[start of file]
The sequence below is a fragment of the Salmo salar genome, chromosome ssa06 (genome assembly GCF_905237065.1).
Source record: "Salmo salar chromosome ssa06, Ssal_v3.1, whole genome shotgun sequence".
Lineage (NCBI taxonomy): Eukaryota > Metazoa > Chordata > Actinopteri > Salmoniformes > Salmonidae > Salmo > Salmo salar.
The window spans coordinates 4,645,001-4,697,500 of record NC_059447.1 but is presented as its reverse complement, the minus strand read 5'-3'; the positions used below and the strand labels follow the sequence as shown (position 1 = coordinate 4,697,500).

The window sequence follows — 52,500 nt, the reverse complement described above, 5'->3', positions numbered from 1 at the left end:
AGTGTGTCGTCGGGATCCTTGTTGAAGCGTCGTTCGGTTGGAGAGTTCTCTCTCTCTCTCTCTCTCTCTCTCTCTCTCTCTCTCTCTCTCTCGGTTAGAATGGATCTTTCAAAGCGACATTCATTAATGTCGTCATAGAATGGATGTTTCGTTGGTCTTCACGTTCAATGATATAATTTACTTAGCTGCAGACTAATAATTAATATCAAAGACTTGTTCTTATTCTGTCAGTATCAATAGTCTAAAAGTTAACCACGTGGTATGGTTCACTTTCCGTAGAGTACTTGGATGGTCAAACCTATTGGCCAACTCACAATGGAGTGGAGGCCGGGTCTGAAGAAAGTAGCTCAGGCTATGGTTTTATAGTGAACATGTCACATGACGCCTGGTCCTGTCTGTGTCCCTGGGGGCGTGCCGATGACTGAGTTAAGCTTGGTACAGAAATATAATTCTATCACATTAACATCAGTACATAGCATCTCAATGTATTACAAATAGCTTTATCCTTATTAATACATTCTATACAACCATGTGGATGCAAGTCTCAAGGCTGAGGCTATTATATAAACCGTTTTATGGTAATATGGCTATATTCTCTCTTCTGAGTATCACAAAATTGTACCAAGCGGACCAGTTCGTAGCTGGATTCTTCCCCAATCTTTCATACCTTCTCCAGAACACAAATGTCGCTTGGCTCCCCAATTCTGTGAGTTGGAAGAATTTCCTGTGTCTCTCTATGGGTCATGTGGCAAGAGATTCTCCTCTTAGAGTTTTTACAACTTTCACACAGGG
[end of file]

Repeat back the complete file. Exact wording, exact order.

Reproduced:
The sequence below is a fragment of the Salmo salar genome, chromosome ssa06 (genome assembly GCF_905237065.1).
Source record: "Salmo salar chromosome ssa06, Ssal_v3.1, whole genome shotgun sequence".
Lineage (NCBI taxonomy): Eukaryota > Metazoa > Chordata > Actinopteri > Salmoniformes > Salmonidae > Salmo > Salmo salar.
The window spans coordinates 4,645,001-4,697,500 of record NC_059447.1 but is presented as its reverse complement, the minus strand read 5'-3'; the positions used below and the strand labels follow the sequence as shown (position 1 = coordinate 4,697,500).

The window sequence follows — 52,500 nt, the reverse complement described above, 5'->3', positions numbered from 1 at the left end:
AGTGTGTCGTCGGGATCCTTGTTGAAGCGTCGTTCGGTTGGAGAGTTCTCTCTCTCTCTCTCTCTCTCTCTCTCTCTCTCTCTCTCTCTCTCGGTTAGAATGGATCTTTCAAAGCGACATTCATTAATGTCGTCATAGAATGGATGTTTCGTTGGTCTTCACGTTCAATGATATAATTTACTTAGCTGCAGACTAATAATTAATATCAAAGACTTGTTCTTATTCTGTCAGTATCAATAGTCTAAAAGTTAACCACGTGGTATGGTTCACTTTCCGTAGAGTACTTGGATGGTCAAACCTATTGGCCAACTCACAATGGAGTGGAGGCCGGGTCTGAAGAAAGTAGCTCAGGCTATGGTTTTATAGTGAACATGTCACATGACGCCTGGTCCTGTCTGTGTCCCTGGGGGCGTGCCGATGACTGAGTTAAGCTTGGTACAGAAATATAATTCTATCACATTAACATCAGTACATAGCATCTCAATGTATTACAAATAGCTTTATCCTTATTAATACATTCTATACAACCATGTGGATGCAAGTCTCAAGGCTGAGGCTATTATATAAACCGTTTTATGGTAATATGGCTATATTCTCTCTTCTGAGTATCACAAAATTGTACCAAGCGGACCAGTTCGTAGCTGGATTCTTCCCCAATCTTTCATACCTTCTCCAGAACACAAATGTCGCTTGGCTCCCCAATTCTGTGAGTTGGAAGAATTTCCTGTGTCTCTCTATGGGTCATGTGGCAAGAGATTCTCCTCTTAGAGTTTTTACAACTTTCACACAGGG